>>> from sympy.mpmath import *
>>> mp.dps = 25; mp.pretty = True
>>> cot(pi/3)
0.5773502691896257645091488
>>> cot(10000001)
1.574131876209625656003562
>>> cot(2+3j)
(-0.003739710376336956660117409 - 0.9967577965693583104609688j)
>>> cot(inf)
nan

Intervals are supported via mpmath.iv.cot():

>>> iv.dps = 25; iv.pretty = True
>>> iv.cot([0,1])  # Interval includes a singularity
[0.642092615934330703006419974862, +inf]
>>> iv.cot([1,2])
[-inf, +inf]

Trigonometric functions with modified argument

cospi()

mpmath.cospi(x, **kwargs)

Computes \(\cos(\pi x)\), more accurately than the expression cos(pi*x):

>>> from sympy.mpmath import *
>>> mp.dps = 15; mp.pretty = True
>>> cospi(10**10), cos(pi*(10**10))
(1.0, 0.999999999997493)
>>> cospi(10**10+0.5), cos(pi*(10**10+0.5))
(0.0, 1.59960492420134e-6)

sinpi()

mpmath.sinpi(x, **kwargs)

Computes \(\sin(\pi x)\), more accurately than the expression sin(pi*x):

>>> from sympy.mpmath import *
>>> mp.dps = 15; mp.pretty = True
>>> sinpi(10**10), sin(pi*(10**10))
(0.0, -2.23936276195592e-6)
>>> sinpi(10**10+0.5), sin(pi*(10**10+0.5))
(1.0, 0.999999999998721)

Inverse trigonometric functions

acos()

mpmath.acos(x, **kwargs)

Computes the inverse cosine or arccosine of \(x\), \(\cos^{-1}(x)\). Since \(-1 \le \cos(x) \le 1\) for real \(x\), the inverse cosine is real-valued only for \(-1 \le x \le 1\). On this interval, acos() is defined to be a monotonically decreasing function assuming values between \(+\pi\) and \(0\).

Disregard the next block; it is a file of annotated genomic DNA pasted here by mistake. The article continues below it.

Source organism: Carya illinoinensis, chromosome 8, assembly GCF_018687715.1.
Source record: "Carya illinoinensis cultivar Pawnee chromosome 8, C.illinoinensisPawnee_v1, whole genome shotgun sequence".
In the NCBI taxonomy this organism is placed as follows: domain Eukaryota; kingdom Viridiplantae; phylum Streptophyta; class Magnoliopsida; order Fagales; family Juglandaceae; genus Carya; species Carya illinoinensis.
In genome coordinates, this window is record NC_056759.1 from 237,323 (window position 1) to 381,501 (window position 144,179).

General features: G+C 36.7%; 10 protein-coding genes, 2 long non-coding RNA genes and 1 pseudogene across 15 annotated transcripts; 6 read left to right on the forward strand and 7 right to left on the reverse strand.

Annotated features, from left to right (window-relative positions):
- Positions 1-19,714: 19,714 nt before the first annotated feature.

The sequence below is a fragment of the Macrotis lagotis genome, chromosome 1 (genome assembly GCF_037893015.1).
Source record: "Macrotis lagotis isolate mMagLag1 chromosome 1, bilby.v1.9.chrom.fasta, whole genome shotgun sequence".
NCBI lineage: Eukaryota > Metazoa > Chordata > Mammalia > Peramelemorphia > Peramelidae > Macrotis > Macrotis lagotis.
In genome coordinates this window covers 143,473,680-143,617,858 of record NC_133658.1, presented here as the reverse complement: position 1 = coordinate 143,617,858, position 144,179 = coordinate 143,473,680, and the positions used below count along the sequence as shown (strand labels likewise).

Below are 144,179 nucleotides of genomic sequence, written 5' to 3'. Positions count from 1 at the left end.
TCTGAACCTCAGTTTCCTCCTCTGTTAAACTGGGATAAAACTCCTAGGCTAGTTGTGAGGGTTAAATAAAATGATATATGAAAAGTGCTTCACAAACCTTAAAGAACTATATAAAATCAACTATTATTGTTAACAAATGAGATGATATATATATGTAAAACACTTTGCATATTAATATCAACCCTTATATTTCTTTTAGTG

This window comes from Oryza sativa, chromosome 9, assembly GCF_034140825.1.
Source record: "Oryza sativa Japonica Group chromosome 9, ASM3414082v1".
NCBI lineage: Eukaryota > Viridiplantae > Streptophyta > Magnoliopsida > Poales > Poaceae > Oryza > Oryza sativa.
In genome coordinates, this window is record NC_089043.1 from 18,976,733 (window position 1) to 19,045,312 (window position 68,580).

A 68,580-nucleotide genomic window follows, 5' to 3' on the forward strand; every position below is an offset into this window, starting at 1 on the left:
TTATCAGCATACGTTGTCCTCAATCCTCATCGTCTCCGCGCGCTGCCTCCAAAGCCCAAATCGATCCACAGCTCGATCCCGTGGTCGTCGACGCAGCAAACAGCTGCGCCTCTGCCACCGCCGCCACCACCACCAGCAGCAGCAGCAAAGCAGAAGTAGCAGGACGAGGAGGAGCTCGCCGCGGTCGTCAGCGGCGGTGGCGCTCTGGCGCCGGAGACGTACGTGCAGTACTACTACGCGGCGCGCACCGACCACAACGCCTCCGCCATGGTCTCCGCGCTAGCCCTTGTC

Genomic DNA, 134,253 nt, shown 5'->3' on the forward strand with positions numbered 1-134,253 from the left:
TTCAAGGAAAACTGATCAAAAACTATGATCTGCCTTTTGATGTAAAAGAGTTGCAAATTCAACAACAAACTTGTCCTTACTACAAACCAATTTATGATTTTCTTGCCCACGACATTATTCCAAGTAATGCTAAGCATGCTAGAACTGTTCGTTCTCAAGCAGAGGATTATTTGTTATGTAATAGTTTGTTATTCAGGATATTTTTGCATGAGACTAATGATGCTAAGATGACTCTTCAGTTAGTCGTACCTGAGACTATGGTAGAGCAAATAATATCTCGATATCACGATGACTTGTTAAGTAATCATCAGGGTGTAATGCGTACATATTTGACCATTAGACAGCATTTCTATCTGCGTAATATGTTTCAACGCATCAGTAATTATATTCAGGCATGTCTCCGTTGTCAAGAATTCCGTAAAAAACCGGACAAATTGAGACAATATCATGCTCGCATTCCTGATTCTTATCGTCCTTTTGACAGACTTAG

Basic values are:

>>> from sympy.mpmath import *
>>> mp.dps = 25; mp.pretty = True
>>> acos(-1)
3.141592653589793238462643
>>> acos(0)
1.570796326794896619231322
>>> acos(1)
0.0
>>> nprint(chop(taylor(acos, 0, 6)))
[1.5708, -1.0, 0.0, -0.166667, 0.0, -0.075, 0.0]

acos() is defined so as to be a proper inverse function of \(\cos(\theta)\) for \(0 \le \theta < \pi\). We have \(\cos(\cos^{-1}(x)) = x\) for all \(x\), but \(\cos^{-1}(\cos(x)) = x\) only for \(0 \le \Re[x] < \pi\):

>>> for x in [1, 10, -1, 2+3j, 10+3j]:
...     print("%s %s" % (cos(acos(x)), acos(cos(x))))
...
1.0 1.0
(10.0 + 0.0j) 2.566370614359172953850574
-1.0 1.0
(2.0 + 3.0j) (2.0 + 3.0j)
(10.0 + 3.0j) (2.566370614359172953850574 - 3.0j)

The inverse cosine has two branch points: \(x = \pm 1\). acos() places the branch cuts along the line segments \((-\infty, -1)\) and \((+1, +\infty)\). In general,

\[\cos^{-1}(x) = \frac{\pi}{2} + i \log\left(ix + \sqrt{1-x^2} \right)\]

where the principal-branch log and square root are implied.

asin()

mpmath.asin(x, **kwargs)